Hellhole by Gina Damico
Genre: Young adult horror/humor
Publisher: HMH Books for Young Readers
Release date: January 6 2015
Source: e-ARC from publisher via NetGalley
The nitty-gritty: A hilarious, laugh-out-loud “deal with the devil” story that was a blast to read!
“Please call me Burg,” he said with a smile, his beard widening. It wasn’t a well-trimmed beard, but rather the feral, unkempt kind that resulted from a weeklong bender, with Cheetos debris sprinkled throughout. His forehead was tall, his brow cavemanlike. His hair probably had things living in it. And his horns, while white and polished and slightly iridescent, ended in ragged, cracked tips.
In short, he didn’t look like the devil. He looked like the kind of early forties, thrice-divorced alcoholic who owned a grungy car wash and had to become a sperm donor to pay rent.
Before I can begin my review, I have to indulge in a small rant. I was approved for Hellhole on NetGalley, and as sometimes happens, the Kindle version of the book was not available. This meant that I had to dust off my ancient, circa-2010 Nook Color in order to read it. The reason I switched to Kindle a couple of years ago was so that I didn’t have to use my Nook Color, which at the best of times is unreliable and at the worst is downright evil. But I was determined to read Hellhole, and so I struggled with a reader that freezes every fifty pages or so and has to be rebooted a couple of times before I can keep reading. I nearly gave up, but Hellhole was so entertaining, and I really did want to find out how it ended. I guess it’s appropriate then, since Hellhole is the story of a devil, that I was put through some devilish frustration in order to finish it. That alone proves that Damico’s latest is well worth struggling with—errr, reading.
And now that that’s out of my system, on to the review! This was my first Gina Damico book, as I have not yet read her Croaked series. I have, however, been following her blog for a couple of years, and I adore her sarcastic and well-timed humor. Hellhole is just like her blog, except there’s a really good story to go along with all the funny moments.
Max Kilgore is a seventeen-year-old self-deprecating geek who lives in the town of Eastville (or “E’ville” for short!) and loves paleontology. His mother has chronic heart failure and spends her days in bed, waiting for the donor heart that could save her life. Max takes care of his mom, goes to school, and works overtime at the Gas Bag convenience store. But one night, after stealing a sparkly bobble-head cat from the Gas Bag as a gift to his mom, Max inadvertently unleashes a devil, who appears in his basement and refuses to leave until Max finds a house for him to live in.
Burgundy Cluttermuck, or “Burg” for short, is an unkempt devil with a penchant for junk food who refuses to wear pants. And he’s here to stay, unless Max can find him a house with a hot tub. Max agrees to the task, but only on the condition that Burg will “fix” his mom’s heart. But you know how deals with the devil turn out, and this story is no exception. With his new friend Lore to help him navigate the murky waters of trying to get rid of a devil, Max sets out to find a suitable house for Burg.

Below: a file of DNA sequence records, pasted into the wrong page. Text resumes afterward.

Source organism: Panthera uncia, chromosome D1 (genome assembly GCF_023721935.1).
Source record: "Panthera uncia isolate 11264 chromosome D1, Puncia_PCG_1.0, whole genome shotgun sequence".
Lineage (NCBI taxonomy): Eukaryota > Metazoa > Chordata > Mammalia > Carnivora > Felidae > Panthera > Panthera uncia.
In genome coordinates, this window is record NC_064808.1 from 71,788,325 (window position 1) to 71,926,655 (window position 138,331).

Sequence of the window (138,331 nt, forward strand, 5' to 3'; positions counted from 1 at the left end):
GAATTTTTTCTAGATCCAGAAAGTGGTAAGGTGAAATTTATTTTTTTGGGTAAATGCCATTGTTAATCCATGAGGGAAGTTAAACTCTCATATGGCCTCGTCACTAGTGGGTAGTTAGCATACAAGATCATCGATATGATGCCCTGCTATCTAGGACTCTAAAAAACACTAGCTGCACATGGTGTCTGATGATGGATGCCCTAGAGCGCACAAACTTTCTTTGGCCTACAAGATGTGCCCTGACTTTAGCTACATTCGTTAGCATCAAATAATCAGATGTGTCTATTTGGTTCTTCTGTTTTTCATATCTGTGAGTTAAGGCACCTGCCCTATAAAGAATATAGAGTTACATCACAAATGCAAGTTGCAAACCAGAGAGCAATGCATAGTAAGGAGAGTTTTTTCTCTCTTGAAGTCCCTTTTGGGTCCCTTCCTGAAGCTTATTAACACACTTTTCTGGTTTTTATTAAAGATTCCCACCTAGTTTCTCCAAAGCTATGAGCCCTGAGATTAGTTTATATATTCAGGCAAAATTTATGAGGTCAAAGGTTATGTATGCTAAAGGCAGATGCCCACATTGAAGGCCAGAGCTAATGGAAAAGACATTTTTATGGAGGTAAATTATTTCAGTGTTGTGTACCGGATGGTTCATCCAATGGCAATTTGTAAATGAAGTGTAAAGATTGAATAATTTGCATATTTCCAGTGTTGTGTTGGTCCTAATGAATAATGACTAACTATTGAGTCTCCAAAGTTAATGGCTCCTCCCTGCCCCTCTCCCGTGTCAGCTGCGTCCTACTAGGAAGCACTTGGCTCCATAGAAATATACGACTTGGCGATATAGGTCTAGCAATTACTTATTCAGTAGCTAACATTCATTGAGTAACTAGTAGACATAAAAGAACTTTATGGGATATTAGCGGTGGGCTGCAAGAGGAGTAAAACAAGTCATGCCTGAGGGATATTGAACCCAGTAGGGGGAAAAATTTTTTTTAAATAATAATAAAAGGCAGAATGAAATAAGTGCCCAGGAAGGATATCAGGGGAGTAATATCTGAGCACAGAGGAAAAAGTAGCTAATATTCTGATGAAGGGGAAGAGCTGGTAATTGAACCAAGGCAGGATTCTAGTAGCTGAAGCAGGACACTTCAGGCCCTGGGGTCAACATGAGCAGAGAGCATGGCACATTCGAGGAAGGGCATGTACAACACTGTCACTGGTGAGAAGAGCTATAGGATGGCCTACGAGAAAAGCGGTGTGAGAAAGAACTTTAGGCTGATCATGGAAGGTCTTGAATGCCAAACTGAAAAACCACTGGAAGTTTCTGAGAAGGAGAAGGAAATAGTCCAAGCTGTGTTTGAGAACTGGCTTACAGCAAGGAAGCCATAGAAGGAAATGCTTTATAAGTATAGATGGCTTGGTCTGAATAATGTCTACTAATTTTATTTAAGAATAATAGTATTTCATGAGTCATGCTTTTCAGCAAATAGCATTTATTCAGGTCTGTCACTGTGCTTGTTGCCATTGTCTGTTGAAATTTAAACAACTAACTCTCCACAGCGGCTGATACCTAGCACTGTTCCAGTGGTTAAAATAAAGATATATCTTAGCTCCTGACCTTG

Aside from the humor, I loved the characters of Max and Lore, who are not your typical perfectly beautiful and talented YA characters. Both are flawed in the best ways, and for that reason they will resonate with both male and female readers. At seventeen, Max has never had a girlfriend, and his first tentative steps into romance are sweet and awkward. Lore is a sarcastic gem who turns out to be much smarter than Max, has birthmarks all over her face, and has hair that “looks like a volcano.” But she’s beautiful to Max, and that’s the important part. She works in a craft store called Just Glue It and wields a crow bar that she’s named “Russell Crowbar,” complete with glued-on googly eyes. Lore has some past experience with devils, as Max discovers, which makes her the perfect partner in crime (and yes, I do mean crime!) to help rid Max of his basement-dwelling problem.
I also loved over-the-top Burg, who is just about as lovable as a black widow spider. He’s got some interesting quirks, including the fact that he will only eat food that has been stolen. Burg did start to get on my nerves after a while, since he has a terrible habit of singing TV commercial jingles and using charming phrases like “screw the pooch.” But I supposed that’s the point of a devil, to drive a person crazy!
Damico uses cats in an unusual way, and Max’s cat Ruckus plays an important part in beating the devil. I also loved a twist near the end that has to do with Max’s mom—but I don’t want to spoil anything for you. Damico fills her story with lots of clever twists and turns, and of course, the snappy and very funny dialogue that keeps this story humming. Teens, especially those that don’t easily fit in with the popular crowd, will surely connect with Max and Lore. Lots of fun and heartfelt too, Hellhole is a must read.
Believe it or not, no Nook Colors were destroyed during the writing of this review.
Big thanks to Houghton Mifflin Harcourt Books for Young Readers, for supplying a review copy! Above quote was taken from an uncorrected proof and may differ in the final version of the book.
And thanks to Audible.com, I have a taste of the audiobook for you! I know lots of you love audiobooks, so please enjoy this clip from Hellhole:
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